Regulatory focus on drugs manufactured at compounding pharmacies has ramped up in recent years, as a result of the 2012 fungal meningitis outbreak and the political response to the quality failings that caused it. However, the drug compounding program lacked a defined place within the US Food and Drug Administration (FDA).
This is now set to change. Writing in an email to FDA staff, Janet Woodcock, director of the Center for Drug Evaluation and Research, detailed plans to “institutionalize” the drug compounding regulatory program by centering it in the Office of Compliance.
The choice of office reflects the FDA’s goals for the compounding program. The Office of Compliance is responsible for enforcing quality regulations to stop substandard products from harming patients. The list of tasks handled by the office includes “to protect consumers from unsafe compounded drugs.”
This objective lay behind the priorities the FDA set for its drug compounding program earlier this year.
“A key component of our 2019 work will be continuing to perform our risk-based inspection and pursue other enforcement efforts to identify compounders who produce drugs under substandard conditions or use inappropriate practices that could lead to serious harm,” then-FDA commissioner Scott Gottlieb wrote.
Now, this focus will be squarely in the remit of the Office of Compliance. However, some of the program’s other activities overlap with those of different FDA departments. For example, Gottlieb also listed regulation of bulk substances used in compounding and the finalization of guidance as key priorities for the program.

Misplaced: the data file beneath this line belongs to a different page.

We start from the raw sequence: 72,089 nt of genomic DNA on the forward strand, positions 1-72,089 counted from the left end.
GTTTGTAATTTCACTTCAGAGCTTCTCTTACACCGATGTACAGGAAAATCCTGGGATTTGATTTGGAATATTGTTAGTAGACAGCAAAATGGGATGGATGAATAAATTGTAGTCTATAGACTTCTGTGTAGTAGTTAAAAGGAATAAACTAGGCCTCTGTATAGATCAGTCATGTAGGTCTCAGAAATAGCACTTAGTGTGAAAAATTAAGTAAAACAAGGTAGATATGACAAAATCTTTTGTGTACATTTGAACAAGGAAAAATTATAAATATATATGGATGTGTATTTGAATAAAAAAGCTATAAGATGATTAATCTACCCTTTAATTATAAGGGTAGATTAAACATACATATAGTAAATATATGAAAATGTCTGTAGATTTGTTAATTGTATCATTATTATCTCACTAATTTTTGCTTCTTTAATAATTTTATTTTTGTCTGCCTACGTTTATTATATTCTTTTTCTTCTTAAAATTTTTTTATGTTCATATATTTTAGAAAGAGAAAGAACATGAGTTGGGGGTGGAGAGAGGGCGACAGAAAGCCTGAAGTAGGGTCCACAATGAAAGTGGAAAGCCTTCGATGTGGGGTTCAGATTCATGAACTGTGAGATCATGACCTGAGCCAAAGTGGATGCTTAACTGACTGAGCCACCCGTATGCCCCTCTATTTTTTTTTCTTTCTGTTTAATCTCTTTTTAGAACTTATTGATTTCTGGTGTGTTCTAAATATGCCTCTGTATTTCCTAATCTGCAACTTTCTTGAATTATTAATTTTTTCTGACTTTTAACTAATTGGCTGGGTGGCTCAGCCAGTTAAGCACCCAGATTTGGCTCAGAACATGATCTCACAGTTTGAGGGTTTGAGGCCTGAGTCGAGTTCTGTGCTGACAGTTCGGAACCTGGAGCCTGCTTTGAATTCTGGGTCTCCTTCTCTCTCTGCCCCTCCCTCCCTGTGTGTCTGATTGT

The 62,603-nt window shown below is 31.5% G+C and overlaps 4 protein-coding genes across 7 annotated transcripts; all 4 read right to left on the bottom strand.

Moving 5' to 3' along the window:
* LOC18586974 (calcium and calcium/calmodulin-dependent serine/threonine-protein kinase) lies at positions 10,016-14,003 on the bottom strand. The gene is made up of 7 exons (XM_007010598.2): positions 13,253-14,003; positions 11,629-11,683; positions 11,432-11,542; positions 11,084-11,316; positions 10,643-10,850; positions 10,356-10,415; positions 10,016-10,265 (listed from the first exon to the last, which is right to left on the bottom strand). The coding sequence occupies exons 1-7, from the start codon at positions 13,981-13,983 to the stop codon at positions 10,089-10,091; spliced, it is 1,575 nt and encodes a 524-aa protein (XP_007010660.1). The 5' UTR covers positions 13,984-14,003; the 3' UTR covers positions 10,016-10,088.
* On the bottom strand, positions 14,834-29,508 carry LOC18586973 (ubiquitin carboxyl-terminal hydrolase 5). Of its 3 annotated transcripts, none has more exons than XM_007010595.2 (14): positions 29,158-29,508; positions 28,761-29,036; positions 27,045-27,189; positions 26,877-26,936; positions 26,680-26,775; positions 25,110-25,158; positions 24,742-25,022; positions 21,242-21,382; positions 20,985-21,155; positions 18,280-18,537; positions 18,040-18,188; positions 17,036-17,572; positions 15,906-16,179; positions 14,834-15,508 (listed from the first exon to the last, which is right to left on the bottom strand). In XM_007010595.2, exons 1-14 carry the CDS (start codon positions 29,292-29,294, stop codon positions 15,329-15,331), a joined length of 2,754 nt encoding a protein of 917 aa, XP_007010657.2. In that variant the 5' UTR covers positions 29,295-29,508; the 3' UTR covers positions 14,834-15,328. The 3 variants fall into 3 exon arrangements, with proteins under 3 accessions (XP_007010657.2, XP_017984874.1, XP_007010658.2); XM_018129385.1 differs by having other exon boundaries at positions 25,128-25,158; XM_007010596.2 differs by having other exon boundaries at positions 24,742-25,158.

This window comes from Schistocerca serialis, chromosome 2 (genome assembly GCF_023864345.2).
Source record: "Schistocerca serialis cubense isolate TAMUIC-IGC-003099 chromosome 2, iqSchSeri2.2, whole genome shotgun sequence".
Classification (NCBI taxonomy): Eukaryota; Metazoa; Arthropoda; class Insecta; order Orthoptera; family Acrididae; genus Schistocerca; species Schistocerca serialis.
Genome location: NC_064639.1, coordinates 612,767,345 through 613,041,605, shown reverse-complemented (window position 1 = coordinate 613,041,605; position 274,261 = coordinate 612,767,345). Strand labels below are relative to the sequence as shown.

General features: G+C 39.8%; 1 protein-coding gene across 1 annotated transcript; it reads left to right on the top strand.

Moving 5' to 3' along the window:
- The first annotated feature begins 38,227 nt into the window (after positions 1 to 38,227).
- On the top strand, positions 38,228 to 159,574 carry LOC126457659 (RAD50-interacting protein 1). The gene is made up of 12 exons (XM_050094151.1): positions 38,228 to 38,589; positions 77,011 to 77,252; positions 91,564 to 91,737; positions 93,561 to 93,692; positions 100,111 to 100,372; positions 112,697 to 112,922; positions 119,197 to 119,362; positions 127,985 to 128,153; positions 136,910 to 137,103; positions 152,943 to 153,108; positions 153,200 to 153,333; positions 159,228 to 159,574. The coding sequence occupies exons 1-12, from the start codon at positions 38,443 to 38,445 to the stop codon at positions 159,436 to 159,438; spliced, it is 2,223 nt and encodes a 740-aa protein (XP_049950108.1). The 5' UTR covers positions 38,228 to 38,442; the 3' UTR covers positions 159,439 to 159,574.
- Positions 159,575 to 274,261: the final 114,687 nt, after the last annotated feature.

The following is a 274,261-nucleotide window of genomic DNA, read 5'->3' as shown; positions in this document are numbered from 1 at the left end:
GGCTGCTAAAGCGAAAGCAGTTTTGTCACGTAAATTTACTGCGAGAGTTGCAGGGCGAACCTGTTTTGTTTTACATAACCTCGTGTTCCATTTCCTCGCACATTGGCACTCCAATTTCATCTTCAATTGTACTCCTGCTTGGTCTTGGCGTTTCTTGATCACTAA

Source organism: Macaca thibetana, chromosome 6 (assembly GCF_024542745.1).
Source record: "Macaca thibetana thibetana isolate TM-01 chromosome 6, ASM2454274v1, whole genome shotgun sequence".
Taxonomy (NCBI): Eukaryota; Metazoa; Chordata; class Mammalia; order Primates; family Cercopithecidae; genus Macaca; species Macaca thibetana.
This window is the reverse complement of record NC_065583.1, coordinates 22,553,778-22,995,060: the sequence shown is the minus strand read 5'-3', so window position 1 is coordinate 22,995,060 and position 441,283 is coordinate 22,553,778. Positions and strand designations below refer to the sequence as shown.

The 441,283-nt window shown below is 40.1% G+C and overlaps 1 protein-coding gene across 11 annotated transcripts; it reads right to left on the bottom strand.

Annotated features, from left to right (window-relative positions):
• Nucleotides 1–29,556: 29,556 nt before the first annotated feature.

Woodcock said departments other than the Office of Compliance will continue to perform activities outside of the remit of the new home of the compounding program. This means the Office of New Drugs will retain responsibility for the review of drug substances and the Office of Pharmaceutical Quality will still develop current good manufacturing practices (cGMP) policies.
The FDA has tasked Gail Bormel with leading collaborative efforts with other departments. Bormel, who will report directly to compliance director Donald Ashley, is leading a new compounding team within the Office of Compliance.
The establishment of compounding within the Office of Compliance builds on changes to the oversight of the industry that have happened over the past seven years. In 2013, Congress responded to the fungal meningitis outbreak by giving the FDA additional powers over compounders through the Drug Quality and Security Act.
Since then, the FDA has increased its focus on drug compounding, aided by Congress’ willingness to make money available to support the activities. Last year, the FDA inspected 128 compounders, issued 24 warning letters and oversaw 54 recalls.
The figures are a testament to both rising standards and ongoing problems in the compounding sector. At 19%, the proportion of inspections that led to warning letters is well down on previous years, such as the 40% rate seen in 2017.
However, the rate remains well above that seen in the traditional drug manufacturing sector. Last year, 5% of drug inspections conducted by the FDA led to warning letters.